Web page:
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Acanthamoeba polyphaga

Acanthamoeba species such as Acanthamoeba polyphaga (and their close relative Naegleria fowleri) are pathogenic free-living amoebae, i.e. opportunistic rather than obligate pathogens. These organisms are ubiquitous in the environment, in soil, water and air. Acanthamoeba is characterised by a feeding and dividing trophozoite that, in response to adverse conditions, can form a dormant cyst stage:

Acanthamoeba is pathogenic to humans causing a rare but fatal encephalitis (infection of the brain) in the immunocompromised host and, more frequently, a potentially blinding infection of the cornea (keratitis). Prior to 1980's, amoebae had been reported from eye (ocular) infections only rarely - these cases were associated with trauma to the eye. In mid 1980's cases began to occur in wearers of contact lenses. Contact lens wearers are most at risk from acanthamoeba keratitis and account for 95% of reported cases. Poor hygiene practices such as failing to clean and disinfect lenses and rinsing them in tap water are known risk factors.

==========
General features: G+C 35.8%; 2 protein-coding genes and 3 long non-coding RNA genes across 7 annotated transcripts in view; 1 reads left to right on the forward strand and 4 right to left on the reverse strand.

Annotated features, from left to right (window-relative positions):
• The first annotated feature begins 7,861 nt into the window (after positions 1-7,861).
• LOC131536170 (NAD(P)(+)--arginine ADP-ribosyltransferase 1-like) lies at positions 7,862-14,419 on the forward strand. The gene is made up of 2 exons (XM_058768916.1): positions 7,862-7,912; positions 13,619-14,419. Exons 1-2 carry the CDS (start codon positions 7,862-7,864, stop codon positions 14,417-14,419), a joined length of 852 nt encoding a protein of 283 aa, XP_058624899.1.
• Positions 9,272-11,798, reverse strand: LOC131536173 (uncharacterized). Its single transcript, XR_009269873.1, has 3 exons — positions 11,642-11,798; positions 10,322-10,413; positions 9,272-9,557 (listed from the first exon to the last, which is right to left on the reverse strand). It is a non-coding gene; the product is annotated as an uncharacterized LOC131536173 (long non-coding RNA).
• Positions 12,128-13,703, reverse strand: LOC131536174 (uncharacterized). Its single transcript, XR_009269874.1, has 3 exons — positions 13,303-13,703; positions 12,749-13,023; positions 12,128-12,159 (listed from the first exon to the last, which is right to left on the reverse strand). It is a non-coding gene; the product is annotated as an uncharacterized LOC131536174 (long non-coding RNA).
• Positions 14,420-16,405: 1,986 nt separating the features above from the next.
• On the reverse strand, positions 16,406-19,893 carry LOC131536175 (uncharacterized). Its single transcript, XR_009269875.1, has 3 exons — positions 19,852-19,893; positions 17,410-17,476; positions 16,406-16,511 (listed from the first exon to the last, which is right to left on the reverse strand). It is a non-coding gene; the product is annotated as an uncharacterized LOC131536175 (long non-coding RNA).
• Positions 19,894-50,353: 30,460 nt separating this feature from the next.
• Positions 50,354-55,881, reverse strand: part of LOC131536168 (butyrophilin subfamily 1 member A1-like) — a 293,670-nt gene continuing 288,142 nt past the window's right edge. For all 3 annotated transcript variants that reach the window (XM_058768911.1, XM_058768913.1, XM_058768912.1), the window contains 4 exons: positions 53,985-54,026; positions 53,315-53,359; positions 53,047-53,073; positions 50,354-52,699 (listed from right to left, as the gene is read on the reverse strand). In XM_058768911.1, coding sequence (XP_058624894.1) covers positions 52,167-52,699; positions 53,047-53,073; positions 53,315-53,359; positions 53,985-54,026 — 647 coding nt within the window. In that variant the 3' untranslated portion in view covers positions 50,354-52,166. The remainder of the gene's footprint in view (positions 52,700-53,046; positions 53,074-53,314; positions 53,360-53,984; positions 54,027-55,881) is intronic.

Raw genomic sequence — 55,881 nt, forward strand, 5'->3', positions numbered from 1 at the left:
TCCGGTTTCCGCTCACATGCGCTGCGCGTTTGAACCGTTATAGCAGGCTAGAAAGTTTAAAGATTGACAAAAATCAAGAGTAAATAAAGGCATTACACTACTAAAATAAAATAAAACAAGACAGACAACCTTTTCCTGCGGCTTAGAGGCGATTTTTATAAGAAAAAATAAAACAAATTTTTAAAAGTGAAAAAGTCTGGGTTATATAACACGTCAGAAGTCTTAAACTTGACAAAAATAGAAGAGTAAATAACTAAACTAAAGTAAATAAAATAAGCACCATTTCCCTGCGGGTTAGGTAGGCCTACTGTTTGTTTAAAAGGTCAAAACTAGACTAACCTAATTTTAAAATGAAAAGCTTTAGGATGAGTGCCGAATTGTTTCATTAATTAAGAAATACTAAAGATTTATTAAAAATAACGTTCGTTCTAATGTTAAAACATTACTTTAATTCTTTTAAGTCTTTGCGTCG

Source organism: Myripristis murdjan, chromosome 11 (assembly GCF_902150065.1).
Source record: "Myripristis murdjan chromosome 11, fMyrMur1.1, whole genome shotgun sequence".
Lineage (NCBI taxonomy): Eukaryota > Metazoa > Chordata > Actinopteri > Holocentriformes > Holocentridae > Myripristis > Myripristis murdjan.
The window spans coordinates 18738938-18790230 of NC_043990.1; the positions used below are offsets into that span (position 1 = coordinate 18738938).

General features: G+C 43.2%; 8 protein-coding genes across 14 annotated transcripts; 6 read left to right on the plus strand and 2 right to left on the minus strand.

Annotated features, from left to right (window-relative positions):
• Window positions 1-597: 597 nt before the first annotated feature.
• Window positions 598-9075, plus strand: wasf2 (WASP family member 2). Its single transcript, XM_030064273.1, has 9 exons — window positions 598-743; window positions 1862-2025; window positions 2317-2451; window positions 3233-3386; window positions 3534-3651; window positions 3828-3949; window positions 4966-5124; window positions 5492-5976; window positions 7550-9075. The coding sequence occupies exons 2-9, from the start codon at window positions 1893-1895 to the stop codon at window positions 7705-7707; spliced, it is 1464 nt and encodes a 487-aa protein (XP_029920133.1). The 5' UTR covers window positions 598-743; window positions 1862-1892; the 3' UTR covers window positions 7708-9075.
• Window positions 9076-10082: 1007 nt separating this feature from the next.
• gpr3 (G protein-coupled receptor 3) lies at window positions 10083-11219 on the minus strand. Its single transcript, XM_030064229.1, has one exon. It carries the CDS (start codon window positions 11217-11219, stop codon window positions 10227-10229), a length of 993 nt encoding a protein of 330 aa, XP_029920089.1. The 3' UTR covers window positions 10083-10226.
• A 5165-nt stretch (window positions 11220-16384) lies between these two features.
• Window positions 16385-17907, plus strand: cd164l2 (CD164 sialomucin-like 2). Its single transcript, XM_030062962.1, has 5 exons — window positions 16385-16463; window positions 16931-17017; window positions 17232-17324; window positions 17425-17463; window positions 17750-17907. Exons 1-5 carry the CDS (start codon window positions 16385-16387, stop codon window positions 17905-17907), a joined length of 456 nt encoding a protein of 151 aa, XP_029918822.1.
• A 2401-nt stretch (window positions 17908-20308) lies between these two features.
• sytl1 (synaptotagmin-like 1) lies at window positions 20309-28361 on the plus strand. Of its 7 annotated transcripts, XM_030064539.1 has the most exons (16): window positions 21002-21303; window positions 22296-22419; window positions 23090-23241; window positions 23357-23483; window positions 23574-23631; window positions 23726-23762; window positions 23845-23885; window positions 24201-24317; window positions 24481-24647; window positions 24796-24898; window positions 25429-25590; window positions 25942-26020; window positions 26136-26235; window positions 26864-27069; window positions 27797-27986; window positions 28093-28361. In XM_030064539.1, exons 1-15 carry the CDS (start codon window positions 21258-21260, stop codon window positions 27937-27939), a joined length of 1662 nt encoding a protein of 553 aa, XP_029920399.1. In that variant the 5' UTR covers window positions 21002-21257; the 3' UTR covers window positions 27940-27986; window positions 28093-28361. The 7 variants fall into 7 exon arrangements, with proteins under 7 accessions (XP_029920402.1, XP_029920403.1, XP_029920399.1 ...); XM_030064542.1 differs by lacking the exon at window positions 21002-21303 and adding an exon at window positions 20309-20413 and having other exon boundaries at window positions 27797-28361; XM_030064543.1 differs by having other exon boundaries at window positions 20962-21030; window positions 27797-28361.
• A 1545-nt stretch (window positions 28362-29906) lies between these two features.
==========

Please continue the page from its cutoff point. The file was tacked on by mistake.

Acanthamoeba cysts

Non-motile cysts formed by Acanthamoeba (seen at the beginning of the video) are resistant to some disinfectants but can be killed by heat (e.g. 65°C for 30 minutes).

Ocular amoebic keratitis may be diagnosed by culturing corneal scrapings on nonnutrient agar overlaid with viable Escherichia coli.

 


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